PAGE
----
MSc thesis project proposal

GaN Accelerometers for Space Exploration

The ongoing space revolution promises the deployment of smaller and lighter satellites with a consequent reduction in production and launch costs. This is expected to result in new applications, as well as a democratization of space by facilitating access to smaller companies and institutions. Miniaturization of satellite parts is an important pillar for the realization of this new paradigm. Inertial sensors, namely accelerometers and gyroscopes, are key components of satellites and spacecrafts. While MEMS inertial sensors based on electrostatic transduction and silicon electronics are promising for miniaturized instrumentation, their performance suffers in radiation-rich environments.

A low cost, unshielded and reliable solution for accelerometers in space is possible by leveraging III-Nitride electronics using piezoelectric transduction, which is less sensitive to electric fields induced by charge accumulation than their electrostatic counterparts. In particular, gallium nitride (GaN) provides versatile characteristics to enable different types of devices on the same chip, including high-electron-mobility transistors, transistor-based sensors, and piezoelectric MEMS. GaN is an excellent candidate for space-grade sensors systems due to its large bandgap (3.4 eV), mechanical durability, and high radiation tolerance.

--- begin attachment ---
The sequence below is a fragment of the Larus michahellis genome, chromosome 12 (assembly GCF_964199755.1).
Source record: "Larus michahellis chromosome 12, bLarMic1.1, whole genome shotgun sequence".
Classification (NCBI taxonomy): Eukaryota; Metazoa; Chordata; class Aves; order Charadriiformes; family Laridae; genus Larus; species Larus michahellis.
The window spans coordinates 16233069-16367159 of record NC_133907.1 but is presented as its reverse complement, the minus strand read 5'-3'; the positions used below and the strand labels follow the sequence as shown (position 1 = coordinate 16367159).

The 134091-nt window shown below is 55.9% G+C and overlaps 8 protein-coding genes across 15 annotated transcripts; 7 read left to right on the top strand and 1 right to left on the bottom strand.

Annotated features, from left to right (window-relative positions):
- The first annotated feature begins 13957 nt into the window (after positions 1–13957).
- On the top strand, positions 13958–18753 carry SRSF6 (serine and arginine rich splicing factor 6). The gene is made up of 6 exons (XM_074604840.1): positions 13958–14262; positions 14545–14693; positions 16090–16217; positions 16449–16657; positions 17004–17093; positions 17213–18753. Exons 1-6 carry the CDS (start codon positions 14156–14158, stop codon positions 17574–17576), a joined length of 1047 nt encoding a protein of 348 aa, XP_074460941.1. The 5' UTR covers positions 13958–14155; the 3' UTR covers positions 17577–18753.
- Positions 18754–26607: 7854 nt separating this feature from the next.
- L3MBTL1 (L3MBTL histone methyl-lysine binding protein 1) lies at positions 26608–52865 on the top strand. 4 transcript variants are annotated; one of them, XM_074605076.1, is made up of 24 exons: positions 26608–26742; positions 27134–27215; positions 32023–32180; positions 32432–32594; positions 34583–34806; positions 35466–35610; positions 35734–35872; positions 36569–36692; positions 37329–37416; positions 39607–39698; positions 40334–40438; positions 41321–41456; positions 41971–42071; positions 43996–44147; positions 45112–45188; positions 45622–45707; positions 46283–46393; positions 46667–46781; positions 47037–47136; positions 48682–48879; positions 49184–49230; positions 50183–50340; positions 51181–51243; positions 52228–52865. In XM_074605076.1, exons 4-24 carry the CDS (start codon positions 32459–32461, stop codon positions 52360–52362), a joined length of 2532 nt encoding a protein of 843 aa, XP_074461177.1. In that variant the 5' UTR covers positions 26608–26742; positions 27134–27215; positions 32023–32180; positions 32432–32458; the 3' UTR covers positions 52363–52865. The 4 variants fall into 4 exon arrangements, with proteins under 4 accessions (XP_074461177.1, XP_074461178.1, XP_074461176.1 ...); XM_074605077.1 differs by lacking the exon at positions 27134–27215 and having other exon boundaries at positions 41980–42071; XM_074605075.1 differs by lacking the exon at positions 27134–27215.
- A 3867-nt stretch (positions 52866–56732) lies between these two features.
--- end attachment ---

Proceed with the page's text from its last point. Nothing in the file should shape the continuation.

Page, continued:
In this MSc thesis, you will:

Perform a literature review of III-N MEMS accelerometeres, resonators, and strain sensors.

Design and simulate a piezoelectric MEMS accelerometer based on GaN-on-Si wafers (including the buffer region).

Fabricate and characterize piezoelectric properties of GaN-AlN wafers using SAW devices


This is a collaboration between Dr. Karen Dowling and Dr. Tomás Manzaneque.


dr. Tomás Manzaneque

Electronic Instrumentation Group

Department of Microelectronics

Last modified: 2024-02-05